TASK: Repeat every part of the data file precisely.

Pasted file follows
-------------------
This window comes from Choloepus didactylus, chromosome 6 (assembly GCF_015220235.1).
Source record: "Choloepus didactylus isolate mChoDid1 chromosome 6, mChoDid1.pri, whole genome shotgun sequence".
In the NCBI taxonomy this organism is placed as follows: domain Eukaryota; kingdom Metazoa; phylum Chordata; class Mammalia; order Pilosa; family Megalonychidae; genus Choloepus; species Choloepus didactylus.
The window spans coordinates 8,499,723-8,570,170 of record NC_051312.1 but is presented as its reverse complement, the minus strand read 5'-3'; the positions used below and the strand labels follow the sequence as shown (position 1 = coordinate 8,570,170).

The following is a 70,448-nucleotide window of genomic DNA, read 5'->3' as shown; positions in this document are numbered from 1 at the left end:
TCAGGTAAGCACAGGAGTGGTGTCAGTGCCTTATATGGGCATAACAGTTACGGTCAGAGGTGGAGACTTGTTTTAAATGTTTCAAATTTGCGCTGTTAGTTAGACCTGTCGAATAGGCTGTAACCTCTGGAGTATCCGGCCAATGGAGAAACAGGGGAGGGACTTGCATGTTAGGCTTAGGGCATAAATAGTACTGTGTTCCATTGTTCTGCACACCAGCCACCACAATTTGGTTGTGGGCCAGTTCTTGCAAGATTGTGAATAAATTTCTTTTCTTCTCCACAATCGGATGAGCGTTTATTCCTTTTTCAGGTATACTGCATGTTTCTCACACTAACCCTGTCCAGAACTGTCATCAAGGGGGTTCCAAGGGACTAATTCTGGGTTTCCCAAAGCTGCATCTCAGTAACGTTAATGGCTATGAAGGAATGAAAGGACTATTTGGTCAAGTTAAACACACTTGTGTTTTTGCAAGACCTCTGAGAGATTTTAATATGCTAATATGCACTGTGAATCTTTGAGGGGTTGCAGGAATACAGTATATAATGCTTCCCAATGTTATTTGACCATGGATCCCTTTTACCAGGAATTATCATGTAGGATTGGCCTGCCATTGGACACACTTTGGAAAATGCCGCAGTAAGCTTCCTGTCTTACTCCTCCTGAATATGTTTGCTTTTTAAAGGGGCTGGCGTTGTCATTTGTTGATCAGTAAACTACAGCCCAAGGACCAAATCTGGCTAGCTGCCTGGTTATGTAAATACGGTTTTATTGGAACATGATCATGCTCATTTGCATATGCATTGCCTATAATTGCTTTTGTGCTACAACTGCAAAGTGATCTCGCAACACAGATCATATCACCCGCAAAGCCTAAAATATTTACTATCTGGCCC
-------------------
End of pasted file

This window comes from Choloepus didactylus, chromosome 6 (assembly GCF_015220235.1).
Source record: "Choloepus didactylus isolate mChoDid1 chromosome 6, mChoDid1.pri, whole genome shotgun sequence".
In the NCBI taxonomy this organism is placed as follows: domain Eukaryota; kingdom Metazoa; phylum Chordata; class Mammalia; order Pilosa; family Megalonychidae; genus Choloepus; species Choloepus didactylus.
The window spans coordinates 8,499,723-8,570,170 of record NC_051312.1 but is presented as its reverse complement, the minus strand read 5'-3'; the positions used below and the strand labels follow the sequence as shown (position 1 = coordinate 8,570,170).

The following is a 70,448-nucleotide window of genomic DNA, read 5'->3' as shown; positions in this document are numbered from 1 at the left end:
TCAGGTAAGCACAGGAGTGGTGTCAGTGCCTTATATGGGCATAACAGTTACGGTCAGAGGTGGAGACTTGTTTTAAATGTTTCAAATTTGCGCTGTTAGTTAGACCTGTCGAATAGGCTGTAACCTCTGGAGTATCCGGCCAATGGAGAAACAGGGGAGGGACTTGCATGTTAGGCTTAGGGCATAAATAGTACTGTGTTCCATTGTTCTGCACACCAGCCACCACAATTTGGTTGTGGGCCAGTTCTTGCAAGATTGTGAATAAATTTCTTTTCTTCTCCACAATCGGATGAGCGTTTATTCCTTTTTCAGGTATACTGCATGTTTCTCACACTAACCCTGTCCAGAACTGTCATCAAGGGGGTTCCAAGGGACTAATTCTGGGTTTCCCAAAGCTGCATCTCAGTAACGTTAATGGCTATGAAGGAATGAAAGGACTATTTGGTCAAGTTAAACACACTTGTGTTTTTGCAAGACCTCTGAGAGATTTTAATATGCTAATATGCACTGTGAATCTTTGAGGGGTTGCAGGAATACAGTATATAATGCTTCCCAATGTTATTTGACCATGGATCCCTTTTACCAGGAATTATCATGTAGGATTGGCCTGCCATTGGACACACTTTGGAAAATGCCGCAGTAAGCTTCCTGTCTTACTCCTCCTGAATATGTTTGCTTTTTAAAGGGGCTGGCGTTGTCATTTGTTGATCAGTAAACTACAGCCCAAGGACCAAATCTGGCTAGCTGCCTGGTTATGTAAATACGGTTTTATTGGAACATGATCATGCTCATTTGCATATGCATTGCCTATAATTGCTTTTGTGCTACAACTGCAAAGTGATCTCGCAACACAGATCATATCACCCGCAAAGCCTAAAATATTTACTATCTGGCCC